"A fundamentally flawed approach."
Who’s Number One?
The United States and China are both working on something like a separation agreement. It’s the end of something like a marriage over the last 50 years—it produced vast wealth, but something less than democracy or happiness. Hostility, danger, even something like warfare are in the air. The hardest words are not spoken on the record, but the word “cooperation” has been dropped after years of close engagement. Still to be argued are just who wanted the breakup, and what’s to be rescued from the wreckage? What are the stakes for the rest of the world: East and West, capitalist and/or socialist, with or without Chinese characteristics? Will it be richer or poorer for the principal parties, and their friends? And the bottom line, of course: when the transition is over, who’s Number One?
The Biden administration is rewriting the terms and the tone of US relations with the Peoples’ Republic of China under Xi Jinping. The short summary of the break-up might be: “irreconcilable differences.” We’re uncoupling after 50 years of frustrated engagement. Secretary of State Antony Blinken delivered the message with the formality of a reigning power cautioning a restless rival. Where the U.S. cannot control China’s behavior, Blinken said, we will shape the world that China operates in. We will reboot our own economy and we’ll tune up a global network of allies to challenge and counter China’s rise. The message has been read as a strategy to contain or constrain China, though the c-words were not in the Blinken speech. Neither was the word “cooperation,” which had a 50-year run alongside “competition” in the modern US-China discourse.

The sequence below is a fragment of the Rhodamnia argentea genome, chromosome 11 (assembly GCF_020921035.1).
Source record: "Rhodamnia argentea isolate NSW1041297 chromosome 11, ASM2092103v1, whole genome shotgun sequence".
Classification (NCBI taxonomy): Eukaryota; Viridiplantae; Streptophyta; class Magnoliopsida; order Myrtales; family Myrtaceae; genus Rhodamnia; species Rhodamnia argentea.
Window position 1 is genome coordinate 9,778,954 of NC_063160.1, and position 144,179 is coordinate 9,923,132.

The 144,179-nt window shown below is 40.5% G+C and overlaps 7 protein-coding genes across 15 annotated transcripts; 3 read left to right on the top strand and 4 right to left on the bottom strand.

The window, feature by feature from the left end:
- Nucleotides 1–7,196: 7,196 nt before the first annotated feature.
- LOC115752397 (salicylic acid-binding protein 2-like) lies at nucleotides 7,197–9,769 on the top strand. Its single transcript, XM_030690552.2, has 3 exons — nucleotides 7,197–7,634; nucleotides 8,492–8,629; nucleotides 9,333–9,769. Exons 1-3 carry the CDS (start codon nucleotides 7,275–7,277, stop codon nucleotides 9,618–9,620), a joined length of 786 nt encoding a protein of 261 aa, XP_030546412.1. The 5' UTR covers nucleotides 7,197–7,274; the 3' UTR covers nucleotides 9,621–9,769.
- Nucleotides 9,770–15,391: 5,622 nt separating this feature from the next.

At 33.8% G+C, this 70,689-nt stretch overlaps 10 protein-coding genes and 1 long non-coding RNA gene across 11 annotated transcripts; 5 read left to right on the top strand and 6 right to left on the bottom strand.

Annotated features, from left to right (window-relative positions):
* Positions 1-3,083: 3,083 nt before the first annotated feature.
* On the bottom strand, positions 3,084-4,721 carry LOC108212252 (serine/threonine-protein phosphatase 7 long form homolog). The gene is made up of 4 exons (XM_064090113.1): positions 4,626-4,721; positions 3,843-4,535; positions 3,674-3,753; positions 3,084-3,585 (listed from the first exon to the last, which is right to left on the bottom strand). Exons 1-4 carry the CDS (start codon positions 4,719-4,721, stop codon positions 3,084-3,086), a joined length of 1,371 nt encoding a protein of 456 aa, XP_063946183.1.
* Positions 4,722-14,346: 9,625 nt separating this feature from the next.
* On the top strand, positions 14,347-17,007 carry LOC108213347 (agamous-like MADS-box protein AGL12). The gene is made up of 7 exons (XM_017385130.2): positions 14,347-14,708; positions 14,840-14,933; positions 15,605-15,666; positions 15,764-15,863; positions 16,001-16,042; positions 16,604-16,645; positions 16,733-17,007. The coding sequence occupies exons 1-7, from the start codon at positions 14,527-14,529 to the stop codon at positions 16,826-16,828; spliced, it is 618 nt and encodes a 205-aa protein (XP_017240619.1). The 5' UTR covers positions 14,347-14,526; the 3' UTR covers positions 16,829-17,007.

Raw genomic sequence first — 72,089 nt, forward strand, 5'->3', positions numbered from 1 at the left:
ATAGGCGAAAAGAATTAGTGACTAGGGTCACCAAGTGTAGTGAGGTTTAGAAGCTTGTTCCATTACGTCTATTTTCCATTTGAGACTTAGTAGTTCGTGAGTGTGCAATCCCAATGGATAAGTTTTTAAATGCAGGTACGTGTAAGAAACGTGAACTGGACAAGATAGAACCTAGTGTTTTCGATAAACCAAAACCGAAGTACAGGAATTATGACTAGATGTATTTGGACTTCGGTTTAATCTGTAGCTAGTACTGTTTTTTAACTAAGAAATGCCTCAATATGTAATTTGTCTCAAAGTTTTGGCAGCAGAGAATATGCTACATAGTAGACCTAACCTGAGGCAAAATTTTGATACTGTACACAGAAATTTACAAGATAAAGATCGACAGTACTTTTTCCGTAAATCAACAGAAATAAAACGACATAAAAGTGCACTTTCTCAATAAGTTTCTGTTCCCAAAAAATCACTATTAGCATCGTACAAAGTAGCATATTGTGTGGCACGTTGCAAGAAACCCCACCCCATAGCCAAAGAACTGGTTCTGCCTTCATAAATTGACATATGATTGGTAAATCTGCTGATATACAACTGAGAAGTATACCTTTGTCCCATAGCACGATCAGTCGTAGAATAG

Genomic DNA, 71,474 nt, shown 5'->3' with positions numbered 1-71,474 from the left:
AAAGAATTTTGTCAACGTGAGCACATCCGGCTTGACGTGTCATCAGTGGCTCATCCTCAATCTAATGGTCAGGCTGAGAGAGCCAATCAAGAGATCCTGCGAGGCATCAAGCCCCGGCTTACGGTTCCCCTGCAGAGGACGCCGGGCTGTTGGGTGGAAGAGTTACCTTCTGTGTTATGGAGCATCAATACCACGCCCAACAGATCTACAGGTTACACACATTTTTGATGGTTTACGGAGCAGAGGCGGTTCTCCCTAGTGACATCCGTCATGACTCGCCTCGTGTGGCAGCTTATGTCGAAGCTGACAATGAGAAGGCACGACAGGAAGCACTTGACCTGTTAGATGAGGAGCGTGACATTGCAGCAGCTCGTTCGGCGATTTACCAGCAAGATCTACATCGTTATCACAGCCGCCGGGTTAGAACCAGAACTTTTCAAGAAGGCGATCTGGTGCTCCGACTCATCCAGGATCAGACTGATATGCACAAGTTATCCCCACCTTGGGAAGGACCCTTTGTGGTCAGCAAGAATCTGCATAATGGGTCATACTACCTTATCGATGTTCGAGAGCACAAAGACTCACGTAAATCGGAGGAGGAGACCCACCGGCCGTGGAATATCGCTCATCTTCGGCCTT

This is the latest installment of In Search of Monsters, our limited-series collaboration with the Quincy Institute for Responsible Statecraft.
Professor of International Relations at the University of Southern California and a non-resident fellow with the Quincy Institute for Responsible Statecraft.
Former Prime Minister of Australia and current president of the Asia Society.
Distinguished Fellow at the Center for the National Interest.
Mary Yang and Jack Detsch